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Parrish's neck work ...

Hey There:

Toby White said:
"Gads! What's next?  I predict computer models of sauropods whipping
their necks 
around and regurgitating gastroliths at hypersonic speeds to shoot
formation-flying, pack-hunting maniraptorans [phylogenetically
bracketed -- in 
brackets, of course -- between Canadian Geese and F-14s]."

Well, I would suggest you read the paper in science.  I suppose I'm a
bit prejudiced as Mike Parrish is my adivser (I work on sauropod
locomotion) but I know Mike is very careful and tried to model the
cervical vertebrae as accurately as possible.  The basic premise is,
once the zygopophyses lock up, no more motion is possible.  This is
reasonable, since disarticulation of the zygopophyses in any
vertebrate's neck usually mean paralysis or death.  What is
interesting, I think, is the amount of ventriflexion (how far these
sauropods could bend their necks downward) that is possible -- you can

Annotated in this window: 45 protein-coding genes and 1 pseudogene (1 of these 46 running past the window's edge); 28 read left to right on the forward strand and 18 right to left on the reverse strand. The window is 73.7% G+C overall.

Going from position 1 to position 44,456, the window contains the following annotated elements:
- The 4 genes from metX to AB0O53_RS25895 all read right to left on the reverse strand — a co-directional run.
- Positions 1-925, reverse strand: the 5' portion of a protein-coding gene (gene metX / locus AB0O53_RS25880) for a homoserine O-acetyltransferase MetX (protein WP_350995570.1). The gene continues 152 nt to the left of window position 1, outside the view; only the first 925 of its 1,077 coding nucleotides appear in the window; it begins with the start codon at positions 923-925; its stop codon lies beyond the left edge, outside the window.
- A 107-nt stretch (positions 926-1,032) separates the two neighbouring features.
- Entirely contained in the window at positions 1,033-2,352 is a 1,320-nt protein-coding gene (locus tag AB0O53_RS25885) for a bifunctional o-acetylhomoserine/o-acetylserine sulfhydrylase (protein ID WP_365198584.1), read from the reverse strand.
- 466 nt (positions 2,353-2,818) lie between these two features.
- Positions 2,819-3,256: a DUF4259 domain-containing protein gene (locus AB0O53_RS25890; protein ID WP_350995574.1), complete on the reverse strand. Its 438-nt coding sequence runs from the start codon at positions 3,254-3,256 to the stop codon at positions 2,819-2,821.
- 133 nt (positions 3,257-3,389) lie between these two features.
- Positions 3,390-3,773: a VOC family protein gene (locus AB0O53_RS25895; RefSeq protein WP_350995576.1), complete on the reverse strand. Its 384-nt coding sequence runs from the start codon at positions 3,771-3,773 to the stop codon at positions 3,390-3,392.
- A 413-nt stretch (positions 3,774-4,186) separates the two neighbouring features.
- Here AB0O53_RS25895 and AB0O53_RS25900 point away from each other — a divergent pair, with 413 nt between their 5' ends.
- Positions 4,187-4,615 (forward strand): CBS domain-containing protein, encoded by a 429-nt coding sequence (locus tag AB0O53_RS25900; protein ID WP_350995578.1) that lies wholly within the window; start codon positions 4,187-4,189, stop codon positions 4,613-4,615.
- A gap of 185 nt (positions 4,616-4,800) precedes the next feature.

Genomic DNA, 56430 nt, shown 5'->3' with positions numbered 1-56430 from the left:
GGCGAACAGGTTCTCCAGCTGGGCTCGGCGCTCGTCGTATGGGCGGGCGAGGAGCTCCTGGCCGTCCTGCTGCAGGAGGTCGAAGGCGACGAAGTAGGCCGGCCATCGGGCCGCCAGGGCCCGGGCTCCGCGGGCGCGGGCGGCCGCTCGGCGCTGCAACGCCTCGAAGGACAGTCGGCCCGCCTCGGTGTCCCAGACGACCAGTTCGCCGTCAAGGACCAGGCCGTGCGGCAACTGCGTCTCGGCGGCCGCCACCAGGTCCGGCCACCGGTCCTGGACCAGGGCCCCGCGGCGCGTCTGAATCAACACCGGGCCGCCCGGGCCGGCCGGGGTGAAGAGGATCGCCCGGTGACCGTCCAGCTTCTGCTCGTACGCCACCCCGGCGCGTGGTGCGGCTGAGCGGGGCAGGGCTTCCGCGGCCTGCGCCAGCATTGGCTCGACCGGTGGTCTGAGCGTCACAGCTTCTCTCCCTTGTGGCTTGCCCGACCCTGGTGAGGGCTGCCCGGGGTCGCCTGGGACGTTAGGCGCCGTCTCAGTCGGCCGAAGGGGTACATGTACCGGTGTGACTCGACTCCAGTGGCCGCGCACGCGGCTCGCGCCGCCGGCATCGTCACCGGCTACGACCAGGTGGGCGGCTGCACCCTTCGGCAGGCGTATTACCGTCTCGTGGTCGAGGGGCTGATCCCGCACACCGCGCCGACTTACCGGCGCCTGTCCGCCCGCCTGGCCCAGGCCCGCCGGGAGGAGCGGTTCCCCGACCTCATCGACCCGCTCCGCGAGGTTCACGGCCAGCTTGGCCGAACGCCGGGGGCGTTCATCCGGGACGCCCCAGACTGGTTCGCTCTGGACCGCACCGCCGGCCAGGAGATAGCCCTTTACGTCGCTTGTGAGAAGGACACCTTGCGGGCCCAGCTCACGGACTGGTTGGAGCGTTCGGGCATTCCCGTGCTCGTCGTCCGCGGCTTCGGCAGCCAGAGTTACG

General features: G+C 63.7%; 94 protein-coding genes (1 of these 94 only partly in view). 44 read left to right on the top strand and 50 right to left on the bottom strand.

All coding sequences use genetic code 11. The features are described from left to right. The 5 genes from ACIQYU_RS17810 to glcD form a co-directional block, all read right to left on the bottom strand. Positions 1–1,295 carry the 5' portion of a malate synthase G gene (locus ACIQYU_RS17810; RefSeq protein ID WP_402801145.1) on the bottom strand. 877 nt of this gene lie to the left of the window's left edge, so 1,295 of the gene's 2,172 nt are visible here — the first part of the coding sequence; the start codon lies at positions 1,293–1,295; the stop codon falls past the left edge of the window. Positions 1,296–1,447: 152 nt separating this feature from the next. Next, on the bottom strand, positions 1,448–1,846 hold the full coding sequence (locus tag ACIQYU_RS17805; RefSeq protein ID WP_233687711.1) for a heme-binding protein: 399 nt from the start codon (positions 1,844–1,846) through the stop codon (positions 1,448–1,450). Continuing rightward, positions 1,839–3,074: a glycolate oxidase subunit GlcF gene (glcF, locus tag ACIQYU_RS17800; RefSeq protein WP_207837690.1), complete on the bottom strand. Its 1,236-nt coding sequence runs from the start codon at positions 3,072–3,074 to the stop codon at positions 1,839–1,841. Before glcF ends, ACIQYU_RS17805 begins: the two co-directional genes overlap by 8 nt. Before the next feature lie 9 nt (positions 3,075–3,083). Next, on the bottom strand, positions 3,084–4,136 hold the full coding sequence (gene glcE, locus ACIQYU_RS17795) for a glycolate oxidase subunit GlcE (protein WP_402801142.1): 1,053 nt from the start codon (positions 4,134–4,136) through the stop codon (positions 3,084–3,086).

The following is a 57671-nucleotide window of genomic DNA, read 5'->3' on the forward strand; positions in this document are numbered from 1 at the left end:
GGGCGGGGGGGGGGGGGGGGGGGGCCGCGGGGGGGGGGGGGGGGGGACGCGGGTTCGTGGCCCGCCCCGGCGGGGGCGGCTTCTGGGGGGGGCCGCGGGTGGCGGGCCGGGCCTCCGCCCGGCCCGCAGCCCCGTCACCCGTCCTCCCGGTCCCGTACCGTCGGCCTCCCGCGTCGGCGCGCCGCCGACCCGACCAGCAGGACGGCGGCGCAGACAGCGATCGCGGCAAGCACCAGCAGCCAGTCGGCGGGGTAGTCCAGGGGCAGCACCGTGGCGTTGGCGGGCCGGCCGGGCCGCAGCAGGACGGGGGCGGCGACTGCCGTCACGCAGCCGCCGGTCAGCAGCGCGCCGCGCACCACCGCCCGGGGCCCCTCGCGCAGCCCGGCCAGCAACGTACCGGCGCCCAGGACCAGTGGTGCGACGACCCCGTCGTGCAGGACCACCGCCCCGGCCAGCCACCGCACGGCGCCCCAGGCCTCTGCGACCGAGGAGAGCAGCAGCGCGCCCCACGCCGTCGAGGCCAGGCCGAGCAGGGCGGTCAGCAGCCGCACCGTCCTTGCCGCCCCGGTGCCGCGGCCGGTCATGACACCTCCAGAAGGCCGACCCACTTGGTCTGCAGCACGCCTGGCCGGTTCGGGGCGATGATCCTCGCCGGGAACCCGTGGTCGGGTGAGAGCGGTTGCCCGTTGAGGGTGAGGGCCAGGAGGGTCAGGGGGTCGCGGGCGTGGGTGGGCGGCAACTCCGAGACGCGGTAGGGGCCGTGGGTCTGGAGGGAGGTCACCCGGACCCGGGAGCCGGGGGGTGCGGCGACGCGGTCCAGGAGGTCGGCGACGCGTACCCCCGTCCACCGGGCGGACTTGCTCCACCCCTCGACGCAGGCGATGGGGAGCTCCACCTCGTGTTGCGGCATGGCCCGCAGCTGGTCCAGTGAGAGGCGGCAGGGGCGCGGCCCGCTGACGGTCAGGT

make Apatosaurus bend its neck so that its head is looking up at its
feet!  Obviously, these motions were constrained by living tissues
(ligaments, muscles, intervertebral discs and cartilages), but the
amount of motion possible in side to side and downward motions is
quite impressive.

What does this study mean?  Is Mike Parrish totally right? 
Absolutely not, and I know Mike would never claim that he was 100%
correct on anything -- this science is far too indirect for anyone to
claim they have "the answer."  Mike was in fact very surprised at the

>From my own experience with sauropod limbs, sauropods become weirder
and weirder the more you deal with them.  They cannot be confidently
compared to any living vertebrate, except perhaps in simple, gross
form or shape.  Plus, remember that sauropod bones are gigantic, weigh
100s of pounds, are not easy to manipulate, and most of the good stuff
is mounted with lead and steel pipes running through and obscuring
valuable data.  This is why I'm glad Mike, his collaborater Kent
Stevens, and many other sauropod researchers are beginning to use
computers to finally articulate and move the bones around.

I wouldn't be too surprised if someone told me that they found a
sauropod with five legs and a rotary engine. =) Well, okay, maybe I
would, but the point is these animals are a pain in the butt to work
with, and anyone who tries to work with these big beasts has my

Matt Bonnan
Dept. Biological Sciences
Northern Illinois University